For my first theater outing of 2002, I went to see “A Midsummer-Night’s Dream” by Tokyo Kandenchi (Tokyo Dry Battery). In this — their 25th anniversary performance, but their first-ever brush with the Bard of Avon — the company made no pretense of striving to scale great literary heights, but instead came up with a funky, fun version of the classic comedy to celebrate both their own birthday and the New Year.
Established by twentysomething actors Akira Emoto, Toshiki Ayata and Bengaru in 1977, Tokyo Kandenchi first began to flourish in the 1980s when leading dramatist Ryo Iwamatsu came on board and contributed hugely toward the development of its unique, humorous style. Essentially unchanged, and loved by audiences for a quarter of a century since then, the company’s distinctive humor draws on the quirks of daily life. Spurning slapstick and crudity, loud laughter and shrieks, this comedy possesses a subtlety that sets audiences giggling and sends them home realizing there’s happiness to be had on even the dullest day.
Due to this understated style, though Tokyo Kandenchi has enjoyed constant support from its fans, it has never entered the showbiz mainstream. Nonetheless, while playing small venues on the fringe, the company — whose lead actors generally direct as well — has remained true to its own quest for wit combined with the magic of theater itself.
On the day I went to see the play at the 200-seat Suzunari Theater in Shimokitazawa, the Mecca of Japan’s contemporary theater scene in the 1980s, fans of all ages were lined up outside in the wintry chill. Once inside, as us lucky ones crammed cheek-by-jowl on the bench-seating looked round at those squatting on cushions in front of the stage and in the aisles, it became clear that Tokyo Kandenchi was playing to an audience way over capacity. Not the most favorable conditions for appreciating a play — crammed into this old wooden theater as if on a rush-hour Yamanote Line train.
This seemed hardly to matter, though, once the curtain was raised. Directed by Emoto, the production was as unmistakably a Tokyo Kandenchi take on Shakespeare as “Blazing Saddles” is a Mel Brooks version of the western. Even the costumes were there to amuse, with actresses sporting long dresses with garish applique and Oberon, King of the Fairies (Emoto), not in stage tights but clad in traditional Japanese long-johns with his shirt tucked in. The lines in Japanese were faithful enough to the original, even with poetical asides, though their delivery was — deliberately and hilariously — rattled off as if by an uncomprehending junior high school troupe.
As the actors began parodying themselves, delivering in stilted accents English synopses of the speeches they’d just made, quiet laughter filled the theater along with a warm, laid-back mood. Though the play was faithfully presented, random anachronisms served to up the laughter-level — an enka singer suddenly appeared for about a minute in the middle of the play, wearing a kimono, and Puck was played as a chatty obasan. This self-deprecating, sarcastic manner served to also debunk the Bard’s iconic status in the drama world.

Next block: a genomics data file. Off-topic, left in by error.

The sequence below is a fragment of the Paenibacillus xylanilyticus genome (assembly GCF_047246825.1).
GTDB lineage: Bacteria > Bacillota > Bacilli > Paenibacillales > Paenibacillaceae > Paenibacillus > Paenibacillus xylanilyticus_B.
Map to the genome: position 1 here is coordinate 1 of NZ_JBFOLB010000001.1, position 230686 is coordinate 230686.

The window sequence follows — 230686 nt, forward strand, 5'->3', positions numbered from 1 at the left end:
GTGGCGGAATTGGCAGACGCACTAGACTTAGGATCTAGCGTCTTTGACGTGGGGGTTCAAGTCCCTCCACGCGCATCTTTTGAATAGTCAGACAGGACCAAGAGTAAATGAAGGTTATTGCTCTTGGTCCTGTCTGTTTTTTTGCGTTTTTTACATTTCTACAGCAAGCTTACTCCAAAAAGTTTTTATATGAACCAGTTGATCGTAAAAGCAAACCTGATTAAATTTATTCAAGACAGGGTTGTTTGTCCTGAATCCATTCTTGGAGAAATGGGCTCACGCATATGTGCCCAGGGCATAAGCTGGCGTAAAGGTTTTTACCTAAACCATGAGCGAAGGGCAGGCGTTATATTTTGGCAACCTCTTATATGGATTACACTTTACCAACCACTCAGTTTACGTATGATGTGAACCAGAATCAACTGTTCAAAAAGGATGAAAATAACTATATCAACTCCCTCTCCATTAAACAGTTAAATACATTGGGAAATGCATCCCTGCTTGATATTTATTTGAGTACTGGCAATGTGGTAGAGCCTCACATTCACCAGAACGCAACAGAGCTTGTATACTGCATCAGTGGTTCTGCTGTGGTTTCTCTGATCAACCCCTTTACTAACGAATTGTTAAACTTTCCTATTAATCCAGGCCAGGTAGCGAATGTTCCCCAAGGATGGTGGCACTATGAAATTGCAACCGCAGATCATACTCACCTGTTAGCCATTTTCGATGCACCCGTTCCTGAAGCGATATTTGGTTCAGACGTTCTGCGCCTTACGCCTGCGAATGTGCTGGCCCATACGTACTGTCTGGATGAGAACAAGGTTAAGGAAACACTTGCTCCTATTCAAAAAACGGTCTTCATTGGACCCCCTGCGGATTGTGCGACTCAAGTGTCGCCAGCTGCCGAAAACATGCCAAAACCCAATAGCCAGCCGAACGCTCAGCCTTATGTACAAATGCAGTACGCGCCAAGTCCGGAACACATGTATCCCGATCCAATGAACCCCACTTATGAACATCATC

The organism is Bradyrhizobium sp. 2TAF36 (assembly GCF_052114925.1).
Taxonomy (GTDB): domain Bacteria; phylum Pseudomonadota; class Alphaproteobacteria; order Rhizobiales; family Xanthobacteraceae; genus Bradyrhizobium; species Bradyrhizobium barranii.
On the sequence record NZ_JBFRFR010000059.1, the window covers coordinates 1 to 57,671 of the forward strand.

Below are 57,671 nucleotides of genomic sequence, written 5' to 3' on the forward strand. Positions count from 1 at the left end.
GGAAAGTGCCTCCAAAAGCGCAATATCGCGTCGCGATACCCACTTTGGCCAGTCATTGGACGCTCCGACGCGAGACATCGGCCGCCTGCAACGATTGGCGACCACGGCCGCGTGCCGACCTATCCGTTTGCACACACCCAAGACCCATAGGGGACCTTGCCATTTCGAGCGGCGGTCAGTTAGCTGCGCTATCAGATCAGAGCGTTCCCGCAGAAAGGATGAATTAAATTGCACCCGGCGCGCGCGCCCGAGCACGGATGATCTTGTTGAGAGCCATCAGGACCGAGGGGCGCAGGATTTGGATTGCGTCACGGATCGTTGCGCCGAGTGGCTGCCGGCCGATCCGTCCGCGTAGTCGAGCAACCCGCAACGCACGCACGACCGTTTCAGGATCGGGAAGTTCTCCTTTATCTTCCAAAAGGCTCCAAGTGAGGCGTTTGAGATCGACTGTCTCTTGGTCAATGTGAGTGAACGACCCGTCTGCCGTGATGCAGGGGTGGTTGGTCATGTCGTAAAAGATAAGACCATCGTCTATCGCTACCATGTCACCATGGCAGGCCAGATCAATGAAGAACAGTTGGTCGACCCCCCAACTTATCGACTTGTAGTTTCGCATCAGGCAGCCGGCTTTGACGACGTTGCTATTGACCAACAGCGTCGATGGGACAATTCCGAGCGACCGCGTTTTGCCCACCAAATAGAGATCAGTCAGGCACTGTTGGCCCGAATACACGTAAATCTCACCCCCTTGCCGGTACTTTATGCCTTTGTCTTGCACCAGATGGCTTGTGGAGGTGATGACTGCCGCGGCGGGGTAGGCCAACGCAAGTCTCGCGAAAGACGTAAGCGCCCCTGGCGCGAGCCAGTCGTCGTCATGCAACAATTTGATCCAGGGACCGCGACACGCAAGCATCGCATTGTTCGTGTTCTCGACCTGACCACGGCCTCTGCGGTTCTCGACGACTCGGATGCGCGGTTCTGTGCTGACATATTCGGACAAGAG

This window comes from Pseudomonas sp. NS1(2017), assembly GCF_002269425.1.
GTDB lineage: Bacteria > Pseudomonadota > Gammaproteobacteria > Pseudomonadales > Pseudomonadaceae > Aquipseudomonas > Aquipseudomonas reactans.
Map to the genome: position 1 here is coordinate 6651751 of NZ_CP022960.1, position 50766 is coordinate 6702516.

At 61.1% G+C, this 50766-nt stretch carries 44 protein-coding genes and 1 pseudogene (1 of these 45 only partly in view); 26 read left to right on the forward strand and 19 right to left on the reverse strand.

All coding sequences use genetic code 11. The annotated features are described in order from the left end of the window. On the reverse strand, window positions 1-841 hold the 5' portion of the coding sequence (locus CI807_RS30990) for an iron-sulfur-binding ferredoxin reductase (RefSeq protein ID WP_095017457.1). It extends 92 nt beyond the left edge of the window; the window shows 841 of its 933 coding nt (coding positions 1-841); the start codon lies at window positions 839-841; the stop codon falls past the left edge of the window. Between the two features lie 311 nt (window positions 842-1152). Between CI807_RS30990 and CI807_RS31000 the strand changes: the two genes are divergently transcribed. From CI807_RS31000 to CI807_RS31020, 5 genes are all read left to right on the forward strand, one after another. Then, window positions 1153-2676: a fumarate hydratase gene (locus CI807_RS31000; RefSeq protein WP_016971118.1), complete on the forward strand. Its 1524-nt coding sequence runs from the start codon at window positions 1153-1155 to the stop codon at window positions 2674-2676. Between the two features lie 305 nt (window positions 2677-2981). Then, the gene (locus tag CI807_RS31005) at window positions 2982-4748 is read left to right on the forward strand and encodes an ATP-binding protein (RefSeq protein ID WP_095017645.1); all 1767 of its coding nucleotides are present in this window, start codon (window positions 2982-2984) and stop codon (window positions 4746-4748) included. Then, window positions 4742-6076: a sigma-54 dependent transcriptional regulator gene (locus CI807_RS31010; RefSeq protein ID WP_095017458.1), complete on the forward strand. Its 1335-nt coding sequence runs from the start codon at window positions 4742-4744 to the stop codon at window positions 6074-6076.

Indeed, in this 25th anniversary production, Tokyo Kandenchi was clearly not aiming for a definitive “Midsummer-Night’s Dream,” but rather using the play as a tool to display the original, intelligently irreverent spirit at the heart of the company itself. From the cheap, school-playlike sets to the quirky touches — overacting, ever so slightly, on-stage kisses and hugs that may appear to Japanese eyes quite strange — everything conspired excellently to express the catabolic potential of theater.
Though physically enduring the crowded conditions was like a penance, to be able to send its audiences away from even such conditions with a feeling of magic is surely the secret of Tokyo Kandenchi’s long-term popularity.
It is, too, a magic that TV producers were quick to realize soon after the company was formed. The group’s principal actors and actress (the aforesaid three founders, plus Junji Takada and actresses Yoneko Matsukane and Kazue Tsunogae) were spotted and swiftly elevated to regular tarento status thanks to parts in TV dramas — a crossover that has since become a well-trodden route for stage actors. In particular, Emoto has become one of Japan’s best-known movie actors — he won the best actor prize at the 1998 Japanese Academy Awards for his performance in the title role of “Kanzo Sensei (Dr. Akagi)” directed by Shohei Imamura, and has taken roles in “Shall We Dance?” and “Unagi (The Eel),” the winner of the Palme d’Or at 1997’s Cannes Film Festival.
Despite all this fame and fortune, though, even if Tokyo Kandenchi is blessed with another 25 years, the group will remain true to its independent approach to playing. And it also goes without saying that people attuned to the actors’ spirit and sensibility will continue to squeeze happily into cozy theaters wherever they perform to share in their unique and illuminating wit.